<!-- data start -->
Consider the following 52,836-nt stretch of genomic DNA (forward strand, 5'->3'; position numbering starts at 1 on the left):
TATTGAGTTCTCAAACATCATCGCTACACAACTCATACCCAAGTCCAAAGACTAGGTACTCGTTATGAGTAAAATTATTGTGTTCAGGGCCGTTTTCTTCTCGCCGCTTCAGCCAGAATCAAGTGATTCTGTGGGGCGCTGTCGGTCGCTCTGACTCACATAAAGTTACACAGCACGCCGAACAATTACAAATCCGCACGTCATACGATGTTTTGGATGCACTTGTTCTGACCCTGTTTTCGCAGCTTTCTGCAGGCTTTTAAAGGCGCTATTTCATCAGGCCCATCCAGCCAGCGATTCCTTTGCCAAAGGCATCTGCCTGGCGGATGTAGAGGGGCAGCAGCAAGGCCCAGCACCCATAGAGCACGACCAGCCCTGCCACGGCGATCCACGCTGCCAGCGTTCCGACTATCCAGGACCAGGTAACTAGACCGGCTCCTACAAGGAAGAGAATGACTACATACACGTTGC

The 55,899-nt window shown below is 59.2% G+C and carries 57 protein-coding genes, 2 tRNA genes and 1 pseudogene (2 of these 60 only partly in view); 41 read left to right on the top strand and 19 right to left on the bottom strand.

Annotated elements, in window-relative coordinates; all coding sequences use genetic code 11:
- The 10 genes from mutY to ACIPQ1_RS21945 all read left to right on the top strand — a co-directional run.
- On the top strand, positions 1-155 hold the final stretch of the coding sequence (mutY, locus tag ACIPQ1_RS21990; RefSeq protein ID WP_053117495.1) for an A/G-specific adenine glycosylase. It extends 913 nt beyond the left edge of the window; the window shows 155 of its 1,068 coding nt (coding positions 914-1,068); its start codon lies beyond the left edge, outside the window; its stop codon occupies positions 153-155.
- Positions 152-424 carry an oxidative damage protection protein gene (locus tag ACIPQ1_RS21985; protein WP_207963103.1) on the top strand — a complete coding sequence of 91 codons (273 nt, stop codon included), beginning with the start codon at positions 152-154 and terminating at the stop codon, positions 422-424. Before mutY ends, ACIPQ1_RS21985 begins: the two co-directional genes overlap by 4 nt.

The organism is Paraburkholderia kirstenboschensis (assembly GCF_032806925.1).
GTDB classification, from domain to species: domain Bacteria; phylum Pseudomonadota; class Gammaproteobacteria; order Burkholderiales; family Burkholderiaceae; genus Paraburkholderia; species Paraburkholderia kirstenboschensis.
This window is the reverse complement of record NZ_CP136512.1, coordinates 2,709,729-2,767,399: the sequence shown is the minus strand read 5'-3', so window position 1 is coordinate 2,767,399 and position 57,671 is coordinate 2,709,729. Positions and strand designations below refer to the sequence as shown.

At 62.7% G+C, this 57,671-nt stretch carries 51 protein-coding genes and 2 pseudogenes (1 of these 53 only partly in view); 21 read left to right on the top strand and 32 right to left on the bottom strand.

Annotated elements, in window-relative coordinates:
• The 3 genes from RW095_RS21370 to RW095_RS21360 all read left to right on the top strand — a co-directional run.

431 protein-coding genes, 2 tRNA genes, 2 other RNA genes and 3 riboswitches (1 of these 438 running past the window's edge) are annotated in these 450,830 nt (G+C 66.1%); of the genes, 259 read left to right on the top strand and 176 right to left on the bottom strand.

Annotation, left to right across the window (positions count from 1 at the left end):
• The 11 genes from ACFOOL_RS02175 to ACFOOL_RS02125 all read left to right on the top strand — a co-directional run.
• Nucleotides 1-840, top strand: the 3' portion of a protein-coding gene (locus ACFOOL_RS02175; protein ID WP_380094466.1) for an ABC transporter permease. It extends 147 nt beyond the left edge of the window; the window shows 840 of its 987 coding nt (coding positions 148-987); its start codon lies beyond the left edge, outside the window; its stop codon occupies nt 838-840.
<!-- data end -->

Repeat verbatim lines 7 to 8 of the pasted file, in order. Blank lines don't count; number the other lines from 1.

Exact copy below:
- Positions 152-424 carry an oxidative damage protection protein gene (locus tag ACIPQ1_RS21985; protein WP_207963103.1) on the top strand — a complete coding sequence of 91 codons (273 nt, stop codon included), beginning with the start codon at positions 152-154 and terminating at the stop codon, positions 422-424. Before mutY ends, ACIPQ1_RS21985 begins: the two co-directional genes overlap by 4 nt.

The organism is Paraburkholderia kirstenboschensis (assembly GCF_032806925.1).